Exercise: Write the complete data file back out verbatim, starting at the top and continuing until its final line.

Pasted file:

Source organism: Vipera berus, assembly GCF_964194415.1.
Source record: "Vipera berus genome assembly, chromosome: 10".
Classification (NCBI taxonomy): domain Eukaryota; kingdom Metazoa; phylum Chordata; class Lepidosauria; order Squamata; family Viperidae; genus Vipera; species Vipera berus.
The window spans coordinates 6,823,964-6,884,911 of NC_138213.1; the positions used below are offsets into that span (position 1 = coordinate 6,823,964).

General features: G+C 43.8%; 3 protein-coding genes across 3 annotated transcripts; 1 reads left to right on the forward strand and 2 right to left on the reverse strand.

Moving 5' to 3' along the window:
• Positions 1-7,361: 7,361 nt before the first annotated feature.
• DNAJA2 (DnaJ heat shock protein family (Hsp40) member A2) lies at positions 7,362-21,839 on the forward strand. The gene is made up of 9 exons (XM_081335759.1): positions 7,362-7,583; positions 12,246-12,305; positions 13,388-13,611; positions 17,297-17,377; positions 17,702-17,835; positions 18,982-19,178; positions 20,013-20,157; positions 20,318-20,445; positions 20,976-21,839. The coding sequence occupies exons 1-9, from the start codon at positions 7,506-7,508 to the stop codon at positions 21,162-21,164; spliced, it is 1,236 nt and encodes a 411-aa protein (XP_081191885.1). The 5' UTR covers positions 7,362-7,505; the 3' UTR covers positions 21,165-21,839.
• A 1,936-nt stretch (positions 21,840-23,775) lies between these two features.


Source organism: Vipera berus, assembly GCF_964194415.1.
Source record: "Vipera berus genome assembly, chromosome: 10".
Classification (NCBI taxonomy): domain Eukaryota; kingdom Metazoa; phylum Chordata; class Lepidosauria; order Squamata; family Viperidae; genus Vipera; species Vipera berus.
The window spans coordinates 6,823,964-6,884,911 of NC_138213.1; the positions used below are offsets into that span (position 1 = coordinate 6,823,964).

General features: G+C 43.8%; 3 protein-coding genes across 3 annotated transcripts; 1 reads left to right on the forward strand and 2 right to left on the reverse strand.

Moving 5' to 3' along the window:
• Positions 1-7,361: 7,361 nt before the first annotated feature.
• DNAJA2 (DnaJ heat shock protein family (Hsp40) member A2) lies at positions 7,362-21,839 on the forward strand. The gene is made up of 9 exons (XM_081335759.1): positions 7,362-7,583; positions 12,246-12,305; positions 13,388-13,611; positions 17,297-17,377; positions 17,702-17,835; positions 18,982-19,178; positions 20,013-20,157; positions 20,318-20,445; positions 20,976-21,839. The coding sequence occupies exons 1-9, from the start codon at positions 7,506-7,508 to the stop codon at positions 21,162-21,164; spliced, it is 1,236 nt and encodes a 411-aa protein (XP_081191885.1). The 5' UTR covers positions 7,362-7,505; the 3' UTR covers positions 21,165-21,839.
• A 1,936-nt stretch (positions 21,840-23,775) lies between these two features.